While the majority of the public here in New Zealand chose to own a caravan — the most popular length being in the 4.8-metre to 5.3-metre bracket — the selfpropelled motor caravan was slowly gaining hold.
The popularity of motor caravans for full-length holidays — rather than simply nights and weekends — was further enhanced by the development of special awnings designed to fit the side or the rear end, according to the model, to give more living space and, if necessary, sleeping space. Some could be left standing independently and fully enclosed — like frame tents — when the motor caravan was utilized for day trips. This development made it unnecessary to stow everything away and possible to reserve what would otherwise seem to be an unoccupied motor camp or riverside camp site.
Typical Kiwi ingenuity
In the ’ 70s, many Bedford CF vans were re-powered. A popular conversion was to replace the van’s original Vauxhall 2.2-litre four-cylinder motor with a Holden six — either the 2.9-litre or 3.0-litre (179 or 186ci) unit. Such conversions were successful, although not exactly economical with fuel, but were very evenly balanced and smooth running, particularly the 2.9-litre engine.
Some Bedford vans were also re-powered with 4.9-litre (302ci) Ford V8 motors coupled to a C4 auto box. The North Canterbury Ford agent at Rangiora — Palmer & Doak — carried out this modification for many customers. The same company also re-powered 105E Anglias with the larger 1.5-litre Cortina engine, carrying out mild modifications to the carburettor, exhaust, camshaft, and head.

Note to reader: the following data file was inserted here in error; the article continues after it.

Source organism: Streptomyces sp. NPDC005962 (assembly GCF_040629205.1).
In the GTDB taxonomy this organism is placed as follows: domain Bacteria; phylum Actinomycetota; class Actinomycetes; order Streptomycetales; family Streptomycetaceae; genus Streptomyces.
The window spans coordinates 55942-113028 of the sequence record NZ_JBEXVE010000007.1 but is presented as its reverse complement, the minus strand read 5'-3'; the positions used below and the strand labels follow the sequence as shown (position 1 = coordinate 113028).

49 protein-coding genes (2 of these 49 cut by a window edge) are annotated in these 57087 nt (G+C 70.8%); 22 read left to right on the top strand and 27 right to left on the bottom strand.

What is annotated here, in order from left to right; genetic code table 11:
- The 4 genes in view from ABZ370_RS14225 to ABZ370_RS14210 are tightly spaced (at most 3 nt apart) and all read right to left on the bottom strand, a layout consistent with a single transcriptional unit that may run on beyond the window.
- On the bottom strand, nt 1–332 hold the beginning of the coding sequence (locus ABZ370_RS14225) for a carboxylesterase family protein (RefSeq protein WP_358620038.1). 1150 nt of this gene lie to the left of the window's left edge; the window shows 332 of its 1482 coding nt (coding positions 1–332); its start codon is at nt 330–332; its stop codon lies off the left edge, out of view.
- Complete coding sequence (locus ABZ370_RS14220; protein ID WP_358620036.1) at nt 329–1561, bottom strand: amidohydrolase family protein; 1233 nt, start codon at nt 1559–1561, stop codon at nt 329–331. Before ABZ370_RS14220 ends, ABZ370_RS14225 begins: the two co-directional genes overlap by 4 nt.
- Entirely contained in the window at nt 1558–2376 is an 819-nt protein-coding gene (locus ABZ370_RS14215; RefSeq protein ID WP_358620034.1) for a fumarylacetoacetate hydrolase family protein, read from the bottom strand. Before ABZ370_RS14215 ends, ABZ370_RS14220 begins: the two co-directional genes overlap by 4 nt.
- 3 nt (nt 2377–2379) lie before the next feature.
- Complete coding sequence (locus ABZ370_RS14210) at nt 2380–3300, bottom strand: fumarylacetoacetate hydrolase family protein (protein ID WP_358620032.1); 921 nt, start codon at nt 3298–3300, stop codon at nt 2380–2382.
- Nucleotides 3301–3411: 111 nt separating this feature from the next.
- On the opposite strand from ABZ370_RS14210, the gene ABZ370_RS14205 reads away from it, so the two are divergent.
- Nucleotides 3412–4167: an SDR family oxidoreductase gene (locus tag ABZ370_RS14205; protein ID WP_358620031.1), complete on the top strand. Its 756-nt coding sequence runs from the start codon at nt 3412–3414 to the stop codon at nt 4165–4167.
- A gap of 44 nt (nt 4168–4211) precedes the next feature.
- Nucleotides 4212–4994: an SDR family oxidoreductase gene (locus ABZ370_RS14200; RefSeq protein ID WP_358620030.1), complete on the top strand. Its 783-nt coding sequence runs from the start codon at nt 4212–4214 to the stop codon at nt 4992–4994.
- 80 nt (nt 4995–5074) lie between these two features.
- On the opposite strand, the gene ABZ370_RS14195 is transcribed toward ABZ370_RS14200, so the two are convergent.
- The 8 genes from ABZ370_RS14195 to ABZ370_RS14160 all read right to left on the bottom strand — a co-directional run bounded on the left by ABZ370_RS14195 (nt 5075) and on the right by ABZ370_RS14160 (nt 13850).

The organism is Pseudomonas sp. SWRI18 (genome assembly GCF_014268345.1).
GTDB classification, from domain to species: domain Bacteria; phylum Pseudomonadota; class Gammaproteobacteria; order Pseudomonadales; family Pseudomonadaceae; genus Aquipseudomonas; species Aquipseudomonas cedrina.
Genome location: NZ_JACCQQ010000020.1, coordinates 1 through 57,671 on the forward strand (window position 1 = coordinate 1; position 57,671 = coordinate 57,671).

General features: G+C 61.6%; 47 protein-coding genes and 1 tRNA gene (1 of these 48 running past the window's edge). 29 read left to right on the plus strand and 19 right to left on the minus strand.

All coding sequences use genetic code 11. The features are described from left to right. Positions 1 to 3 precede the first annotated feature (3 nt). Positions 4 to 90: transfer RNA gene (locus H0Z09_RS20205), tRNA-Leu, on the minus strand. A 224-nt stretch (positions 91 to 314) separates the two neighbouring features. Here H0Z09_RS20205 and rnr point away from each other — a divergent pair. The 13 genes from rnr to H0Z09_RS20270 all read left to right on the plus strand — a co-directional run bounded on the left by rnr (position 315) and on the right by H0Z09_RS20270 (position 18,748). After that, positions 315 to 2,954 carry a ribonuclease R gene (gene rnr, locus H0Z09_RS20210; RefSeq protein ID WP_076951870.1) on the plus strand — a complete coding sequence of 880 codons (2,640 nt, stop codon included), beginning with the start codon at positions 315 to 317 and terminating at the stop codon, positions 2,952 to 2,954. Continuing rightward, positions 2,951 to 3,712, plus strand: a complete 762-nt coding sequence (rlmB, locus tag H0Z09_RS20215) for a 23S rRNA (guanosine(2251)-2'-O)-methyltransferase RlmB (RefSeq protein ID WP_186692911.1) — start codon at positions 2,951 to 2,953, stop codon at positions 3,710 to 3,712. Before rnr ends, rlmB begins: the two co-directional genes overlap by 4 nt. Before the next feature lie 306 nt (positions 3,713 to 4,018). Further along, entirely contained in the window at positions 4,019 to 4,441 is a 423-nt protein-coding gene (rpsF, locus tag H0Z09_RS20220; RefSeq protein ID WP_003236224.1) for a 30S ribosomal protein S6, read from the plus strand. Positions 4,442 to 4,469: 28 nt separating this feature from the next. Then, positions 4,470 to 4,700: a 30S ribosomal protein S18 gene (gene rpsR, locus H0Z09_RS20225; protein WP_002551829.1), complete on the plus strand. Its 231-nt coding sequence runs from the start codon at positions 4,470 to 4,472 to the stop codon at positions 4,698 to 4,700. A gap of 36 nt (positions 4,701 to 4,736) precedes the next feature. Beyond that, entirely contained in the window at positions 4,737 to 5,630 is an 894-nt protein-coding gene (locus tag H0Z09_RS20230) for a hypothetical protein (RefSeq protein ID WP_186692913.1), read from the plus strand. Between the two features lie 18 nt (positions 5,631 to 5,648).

There are a few of these V8 Bedfords still in existence today — I recently came across a Cf-based Mr Whippy ice-cream van powered by a Chevrolet 5.7-litre (350ci) V8 — a conversion that had been carried out many decades ago.
In more recent times, some of these Holden motors have been replaced with more economical units, such as the Isuzu 3.8-litre diesel. Late-model Holden Commodore 3.8-litre V6 motors, plus matching auto box, are also popular transplants. And, of course, these modern conversions offer far better fuel economy
Spotted at Amberley Beach motor camp, this Bedford camper bus features a wooden ‘front’ door, potbelly stove and ‘whitewall’ tyres — take a photo today, and it wouldn’t look much different to one taken in 1962.
The classic weekend bach was usually built to a straightforward design and was rather simple in construction. Exterior cladding was either roughsawn vertical timber planking — commonly referred to as ‘ board and batten’ — or Durock sidings, their bottom edges cut in a wavy fashion similar to the overlap frilling around the outside of most caravanawning roofs. Many New Zealand state houses built during the ’50s and ’60s were, and still are, clad in these cappings. I now regard houses built with these large fibrolite tiles as real ’50s-style classics.
With that, I’ll conclude my final article on camping, caravanning, and old campervans. I sincerely hope readers have enjoyed reading my travel experiences throughout the South Island over the many years.
From my early childhood days, over many decades to recent years — my, how times have changed. Take my advice, as signwritten on our camper: “Enjoying HAPPY DAYS while we can!” — it’s later than you think!